I know. Everyone is sick and tired about hearing about the Coronavirus. We’ve been in quarantine for so long that I don’t even keep track of what the date is anymore (time is a social construct anyway). All of this aside, I thought that it’d be important to document my experience as an Asian American during a time where racism is so heavily targeted toward my fellow Asians. I’ve mentioned briefly in my past blog post that Asians are experiencing racism and xenophobia because of the fact that the novel Coronavirus (COVID-19) originated in Wuhan, China.
When the virus was starting to spread more rapidly around January and February, that is where I first saw the signs of subtle racism. What is subtle racism? To me, subtle racism is when someone is clearly being outwardly racist, but doesn’t explicitly say anything racist. You could say that microaggressions toward race are forms of subtle racism. From what I’ve seen recently, it’s not much about what is said, but what people do. During January and February, I noticed that people would make weird looks at Asian people wearing face masks. First off, Asian people have been wearing face masks not because of the Coronavirus, but because it’s a part of the culture to do so. Especially in Asia, it’s prevalent to see Asian people wearing face masks because they want to protect themselves against illnesses, as well as fine dust and pollution. Here is an article from 2014 giving some context as to why face masks are popular in Asian culture.
Of course the same people that made those weird looks toward Asian people are the same ones who are stocking up on piles and piles of face masks now. Because we’ve had a severe increase in cases in the U.S., everyone is wearing face masks and gloves, and if you’re not, then you would be the one that’s considered an outsider. Strange how it works out that way. There was racism toward Asian people for wearing face masks, (because if an Asian person is wearing a face mask, then they would definitely have the virus, right?) and now everyone is trying to get their hands on one.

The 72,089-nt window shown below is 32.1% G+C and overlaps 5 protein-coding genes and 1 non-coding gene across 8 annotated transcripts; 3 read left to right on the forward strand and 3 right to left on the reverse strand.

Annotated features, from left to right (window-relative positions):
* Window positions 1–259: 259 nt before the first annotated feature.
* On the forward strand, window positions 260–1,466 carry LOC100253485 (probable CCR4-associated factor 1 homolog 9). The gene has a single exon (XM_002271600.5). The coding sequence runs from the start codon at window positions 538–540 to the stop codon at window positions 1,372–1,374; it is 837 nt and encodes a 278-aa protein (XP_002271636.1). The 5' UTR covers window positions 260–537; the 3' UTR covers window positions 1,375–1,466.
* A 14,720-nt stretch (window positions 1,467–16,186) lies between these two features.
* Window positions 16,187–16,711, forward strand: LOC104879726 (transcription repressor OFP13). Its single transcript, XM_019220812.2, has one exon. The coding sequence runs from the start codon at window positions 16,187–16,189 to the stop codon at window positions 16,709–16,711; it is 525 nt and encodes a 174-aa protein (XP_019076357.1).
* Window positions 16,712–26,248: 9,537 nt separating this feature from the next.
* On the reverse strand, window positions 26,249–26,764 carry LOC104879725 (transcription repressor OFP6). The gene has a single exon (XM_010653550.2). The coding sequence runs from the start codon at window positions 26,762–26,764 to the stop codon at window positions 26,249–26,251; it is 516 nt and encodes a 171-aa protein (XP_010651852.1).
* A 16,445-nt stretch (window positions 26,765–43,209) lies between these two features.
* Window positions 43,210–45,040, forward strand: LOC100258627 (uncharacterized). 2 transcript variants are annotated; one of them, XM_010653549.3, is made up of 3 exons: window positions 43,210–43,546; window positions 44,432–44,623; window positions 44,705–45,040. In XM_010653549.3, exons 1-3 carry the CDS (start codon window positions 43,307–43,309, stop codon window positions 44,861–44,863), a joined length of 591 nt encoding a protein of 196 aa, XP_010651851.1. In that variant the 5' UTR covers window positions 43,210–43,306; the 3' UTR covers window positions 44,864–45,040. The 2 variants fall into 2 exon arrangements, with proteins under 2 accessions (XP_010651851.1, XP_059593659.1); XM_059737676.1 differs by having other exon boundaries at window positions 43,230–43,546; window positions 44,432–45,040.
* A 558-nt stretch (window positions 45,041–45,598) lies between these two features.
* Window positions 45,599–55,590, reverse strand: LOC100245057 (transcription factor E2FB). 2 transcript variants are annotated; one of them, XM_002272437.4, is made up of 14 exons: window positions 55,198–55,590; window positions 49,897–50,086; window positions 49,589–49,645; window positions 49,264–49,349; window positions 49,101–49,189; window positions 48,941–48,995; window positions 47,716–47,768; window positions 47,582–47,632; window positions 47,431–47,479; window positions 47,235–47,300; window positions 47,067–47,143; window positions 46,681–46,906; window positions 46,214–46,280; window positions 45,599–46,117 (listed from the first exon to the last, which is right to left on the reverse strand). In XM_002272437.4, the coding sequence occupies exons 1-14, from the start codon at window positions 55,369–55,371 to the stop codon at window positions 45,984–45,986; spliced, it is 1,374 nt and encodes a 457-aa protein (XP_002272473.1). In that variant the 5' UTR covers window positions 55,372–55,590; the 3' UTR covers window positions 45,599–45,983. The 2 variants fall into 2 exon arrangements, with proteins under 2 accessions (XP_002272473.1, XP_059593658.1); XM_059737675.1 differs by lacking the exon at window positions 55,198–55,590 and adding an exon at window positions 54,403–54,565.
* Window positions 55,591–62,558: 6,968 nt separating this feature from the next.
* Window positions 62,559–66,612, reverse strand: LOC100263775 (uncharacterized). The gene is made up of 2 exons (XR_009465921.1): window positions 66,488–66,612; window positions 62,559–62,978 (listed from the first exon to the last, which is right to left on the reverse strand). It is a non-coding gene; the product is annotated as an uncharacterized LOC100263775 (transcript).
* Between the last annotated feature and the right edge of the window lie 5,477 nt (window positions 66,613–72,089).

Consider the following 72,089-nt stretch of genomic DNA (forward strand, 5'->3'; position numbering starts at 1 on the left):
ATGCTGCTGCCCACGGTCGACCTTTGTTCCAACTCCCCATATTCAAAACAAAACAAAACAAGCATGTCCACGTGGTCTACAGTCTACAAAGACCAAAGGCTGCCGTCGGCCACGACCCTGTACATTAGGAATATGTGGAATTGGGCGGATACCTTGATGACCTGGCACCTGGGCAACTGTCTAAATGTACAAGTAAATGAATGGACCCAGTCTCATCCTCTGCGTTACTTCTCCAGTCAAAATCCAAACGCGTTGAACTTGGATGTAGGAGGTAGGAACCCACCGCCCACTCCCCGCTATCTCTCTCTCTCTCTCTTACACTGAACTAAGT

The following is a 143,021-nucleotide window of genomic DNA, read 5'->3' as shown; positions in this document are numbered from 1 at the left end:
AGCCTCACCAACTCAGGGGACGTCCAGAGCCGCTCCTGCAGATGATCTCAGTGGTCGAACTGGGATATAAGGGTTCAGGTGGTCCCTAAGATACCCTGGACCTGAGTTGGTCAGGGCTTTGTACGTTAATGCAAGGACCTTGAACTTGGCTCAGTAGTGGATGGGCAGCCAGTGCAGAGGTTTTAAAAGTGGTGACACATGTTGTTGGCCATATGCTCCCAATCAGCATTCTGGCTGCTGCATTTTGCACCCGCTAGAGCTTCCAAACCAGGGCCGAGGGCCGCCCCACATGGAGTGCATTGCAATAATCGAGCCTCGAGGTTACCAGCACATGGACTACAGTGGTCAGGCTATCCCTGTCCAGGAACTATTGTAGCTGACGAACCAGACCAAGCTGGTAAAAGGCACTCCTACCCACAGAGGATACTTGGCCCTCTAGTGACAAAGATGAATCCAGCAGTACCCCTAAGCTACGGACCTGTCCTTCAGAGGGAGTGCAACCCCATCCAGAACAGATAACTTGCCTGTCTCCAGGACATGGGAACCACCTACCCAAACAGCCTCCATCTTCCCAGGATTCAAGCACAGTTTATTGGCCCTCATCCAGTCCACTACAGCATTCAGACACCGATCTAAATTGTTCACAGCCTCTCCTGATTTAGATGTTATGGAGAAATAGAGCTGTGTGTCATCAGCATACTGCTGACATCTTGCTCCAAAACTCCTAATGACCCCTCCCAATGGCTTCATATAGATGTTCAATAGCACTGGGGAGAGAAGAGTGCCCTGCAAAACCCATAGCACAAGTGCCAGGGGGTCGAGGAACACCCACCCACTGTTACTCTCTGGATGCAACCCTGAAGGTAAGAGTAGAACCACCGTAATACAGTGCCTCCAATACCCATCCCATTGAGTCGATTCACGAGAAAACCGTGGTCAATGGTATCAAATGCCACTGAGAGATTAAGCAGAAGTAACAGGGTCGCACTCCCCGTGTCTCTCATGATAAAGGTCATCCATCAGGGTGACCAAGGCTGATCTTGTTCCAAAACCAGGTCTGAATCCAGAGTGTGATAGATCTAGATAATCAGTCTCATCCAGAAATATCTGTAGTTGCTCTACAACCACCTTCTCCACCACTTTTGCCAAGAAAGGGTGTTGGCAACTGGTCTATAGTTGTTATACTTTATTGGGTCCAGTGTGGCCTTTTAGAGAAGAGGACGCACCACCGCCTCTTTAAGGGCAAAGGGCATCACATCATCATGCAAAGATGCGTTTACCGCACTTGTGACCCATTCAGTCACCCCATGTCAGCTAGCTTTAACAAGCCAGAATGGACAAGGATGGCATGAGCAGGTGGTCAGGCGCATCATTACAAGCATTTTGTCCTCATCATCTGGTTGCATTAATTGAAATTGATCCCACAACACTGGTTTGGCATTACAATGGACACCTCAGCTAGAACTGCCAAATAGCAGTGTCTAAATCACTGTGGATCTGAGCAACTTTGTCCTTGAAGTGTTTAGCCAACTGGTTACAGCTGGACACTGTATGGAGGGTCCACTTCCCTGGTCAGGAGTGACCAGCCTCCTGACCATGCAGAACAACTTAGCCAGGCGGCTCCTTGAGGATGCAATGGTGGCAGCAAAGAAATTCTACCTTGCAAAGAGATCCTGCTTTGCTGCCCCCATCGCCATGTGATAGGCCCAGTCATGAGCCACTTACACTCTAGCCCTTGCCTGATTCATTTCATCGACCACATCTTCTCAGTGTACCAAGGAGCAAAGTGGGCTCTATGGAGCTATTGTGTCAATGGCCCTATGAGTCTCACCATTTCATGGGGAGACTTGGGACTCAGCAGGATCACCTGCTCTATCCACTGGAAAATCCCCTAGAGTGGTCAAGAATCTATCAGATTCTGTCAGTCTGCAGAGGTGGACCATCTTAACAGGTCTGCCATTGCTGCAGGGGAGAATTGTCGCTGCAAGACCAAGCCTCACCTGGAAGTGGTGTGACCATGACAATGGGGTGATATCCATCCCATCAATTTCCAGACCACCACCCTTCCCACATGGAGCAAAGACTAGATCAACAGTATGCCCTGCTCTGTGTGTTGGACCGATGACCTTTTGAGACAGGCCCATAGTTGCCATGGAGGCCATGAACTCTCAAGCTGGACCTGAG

Since everyone is trying to get a face mask, there has been a huge shortage of them. Even the doctors that are caring for coronavirus patients have been working without proper protective gear. If you need a face mask and haven’t been able to find any, then here is an article and video of how to make one:
Since we’re on the topic of subtle racism, I wanted to share an experience of when I felt like I was a victim of it. I ordered takeout and as I walked up to the counter, some white man was staring at me and making the most obnoxious look on his face. He was glaring at me so intense that he was on the verge of being cross eyed. As soon as I got to the counter, he immediately backed away in the most obvious way he could. Yeah, he could just be backing off because he wanted to be extra careful, but I just got the weirdest feeling from seeing him do that. I felt like I was just a victim of subtle racism. Because of the racism that’s been spreading, I can’t help but feel like I have a target on my back because of my race. Whenever I’m out, I try to do the best that I can to not accidentally cough or sneeze because then everyone would just assume that I had the Coronavirus, instead of my usual seasonal allergies.
It doesn’t help that our President is throwing out extremely hateful racist rhetoric toward Chinese people. On March 18, Trump referred to the Coronavirus as the Chinese virus, and (at that point) had absolutely no regrets in what he had said or done. I don’t even have to say anything for you all to understand how damaging of a statement that is, especially considering that he is the leader of our country. If you need a laugh, here is a tweet that I found talking about why it doesn’t make sense for the Coronavirus to be called the Chinese virus (yes, even though it originated in China).
Now that I’ve gotten all of that off my chest, again remember that we’re all going through a scary and uncertain time, so please don’t make other people’s lives worst by being a proponent of subtle racism. Treat people with respect! Since we’ve been on lockdown, I’ve found ways to spend my time more productively. Not only have I been building up my island on Animal Crossing, but I like to pass the time by laughing at the most absurd Coronavirus tweets on Twitter (because we need a little more laughter in our lives nowadays). If you’re reading this from the future or if you just want a good laugh, then here I present you some tweets that may define our time with the Coronavirus.